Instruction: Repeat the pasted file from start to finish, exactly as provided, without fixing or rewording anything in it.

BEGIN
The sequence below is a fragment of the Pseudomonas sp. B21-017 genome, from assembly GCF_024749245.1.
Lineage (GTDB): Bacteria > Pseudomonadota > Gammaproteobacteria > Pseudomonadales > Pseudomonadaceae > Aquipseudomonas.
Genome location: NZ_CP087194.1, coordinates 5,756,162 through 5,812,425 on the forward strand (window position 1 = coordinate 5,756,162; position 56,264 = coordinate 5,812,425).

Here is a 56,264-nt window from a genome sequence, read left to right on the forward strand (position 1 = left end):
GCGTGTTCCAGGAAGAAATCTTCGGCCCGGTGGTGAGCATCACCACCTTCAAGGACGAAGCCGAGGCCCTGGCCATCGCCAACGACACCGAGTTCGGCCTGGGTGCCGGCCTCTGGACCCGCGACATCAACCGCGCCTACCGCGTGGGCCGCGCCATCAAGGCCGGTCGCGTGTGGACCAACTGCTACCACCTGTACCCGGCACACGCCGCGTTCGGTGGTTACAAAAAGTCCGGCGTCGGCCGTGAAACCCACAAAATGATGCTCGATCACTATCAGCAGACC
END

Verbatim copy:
The sequence below is a fragment of the Pseudomonas sp. B21-017 genome, from assembly GCF_024749245.1.
Lineage (GTDB): Bacteria > Pseudomonadota > Gammaproteobacteria > Pseudomonadales > Pseudomonadaceae > Aquipseudomonas.
Genome location: NZ_CP087194.1, coordinates 5,756,162 through 5,812,425 on the forward strand (window position 1 = coordinate 5,756,162; position 56,264 = coordinate 5,812,425).

Here is a 56,264-nt window from a genome sequence, read left to right on the forward strand (position 1 = left end):
GCGTGTTCCAGGAAGAAATCTTCGGCCCGGTGGTGAGCATCACCACCTTCAAGGACGAAGCCGAGGCCCTGGCCATCGCCAACGACACCGAGTTCGGCCTGGGTGCCGGCCTCTGGACCCGCGACATCAACCGCGCCTACCGCGTGGGCCGCGCCATCAAGGCCGGTCGCGTGTGGACCAACTGCTACCACCTGTACCCGGCACACGCCGCGTTCGGTGGTTACAAAAAGTCCGGCGTCGGCCGTGAAACCCACAAAATGATGCTCGATCACTATCAGCAGACC